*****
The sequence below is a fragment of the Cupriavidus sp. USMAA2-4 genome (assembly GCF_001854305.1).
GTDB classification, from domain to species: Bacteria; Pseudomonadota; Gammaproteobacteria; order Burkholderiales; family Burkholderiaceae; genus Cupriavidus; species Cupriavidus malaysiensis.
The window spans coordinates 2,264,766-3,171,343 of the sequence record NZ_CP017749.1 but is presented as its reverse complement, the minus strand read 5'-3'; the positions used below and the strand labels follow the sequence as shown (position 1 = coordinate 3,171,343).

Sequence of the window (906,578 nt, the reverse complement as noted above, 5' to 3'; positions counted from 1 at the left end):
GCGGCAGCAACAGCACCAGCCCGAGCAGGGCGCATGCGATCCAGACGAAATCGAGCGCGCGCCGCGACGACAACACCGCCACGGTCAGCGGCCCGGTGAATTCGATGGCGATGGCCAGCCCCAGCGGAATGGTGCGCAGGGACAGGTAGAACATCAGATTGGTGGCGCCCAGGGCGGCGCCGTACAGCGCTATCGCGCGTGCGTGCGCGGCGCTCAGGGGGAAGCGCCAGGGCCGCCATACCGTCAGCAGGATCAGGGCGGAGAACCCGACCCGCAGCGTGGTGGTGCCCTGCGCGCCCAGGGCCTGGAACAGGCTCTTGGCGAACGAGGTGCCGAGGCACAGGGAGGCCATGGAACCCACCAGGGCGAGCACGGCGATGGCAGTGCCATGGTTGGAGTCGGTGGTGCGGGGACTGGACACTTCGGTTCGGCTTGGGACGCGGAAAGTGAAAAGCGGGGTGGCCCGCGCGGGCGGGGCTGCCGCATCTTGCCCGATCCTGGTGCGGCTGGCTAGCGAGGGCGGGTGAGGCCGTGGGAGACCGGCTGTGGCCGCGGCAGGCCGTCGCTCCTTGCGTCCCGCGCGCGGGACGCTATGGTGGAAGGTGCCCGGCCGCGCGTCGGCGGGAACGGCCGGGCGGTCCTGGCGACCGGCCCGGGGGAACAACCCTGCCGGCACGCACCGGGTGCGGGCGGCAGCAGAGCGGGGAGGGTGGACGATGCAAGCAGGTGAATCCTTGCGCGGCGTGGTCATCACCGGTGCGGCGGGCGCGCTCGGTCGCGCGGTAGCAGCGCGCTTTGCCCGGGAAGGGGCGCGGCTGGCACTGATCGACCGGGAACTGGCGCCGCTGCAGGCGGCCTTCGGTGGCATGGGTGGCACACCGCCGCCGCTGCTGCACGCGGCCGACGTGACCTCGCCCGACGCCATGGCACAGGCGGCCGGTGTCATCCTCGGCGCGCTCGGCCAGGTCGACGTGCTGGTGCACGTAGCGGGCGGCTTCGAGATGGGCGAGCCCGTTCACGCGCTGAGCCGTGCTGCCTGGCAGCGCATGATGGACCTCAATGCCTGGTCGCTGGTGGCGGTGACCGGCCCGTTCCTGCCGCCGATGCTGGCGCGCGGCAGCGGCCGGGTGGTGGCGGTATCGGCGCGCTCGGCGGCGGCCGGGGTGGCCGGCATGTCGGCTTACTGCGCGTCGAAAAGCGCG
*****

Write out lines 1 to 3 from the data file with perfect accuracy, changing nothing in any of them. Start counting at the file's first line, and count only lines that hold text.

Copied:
The sequence below is a fragment of the Cupriavidus sp. USMAA2-4 genome (assembly GCF_001854305.1).
GTDB classification, from domain to species: Bacteria; Pseudomonadota; Gammaproteobacteria; order Burkholderiales; family Burkholderiaceae; genus Cupriavidus; species Cupriavidus malaysiensis.
The window spans coordinates 2,264,766-3,171,343 of the sequence record NZ_CP017749.1 but is presented as its reverse complement, the minus strand read 5'-3'; the positions used below and the strand labels follow the sequence as shown (position 1 = coordinate 3,171,343).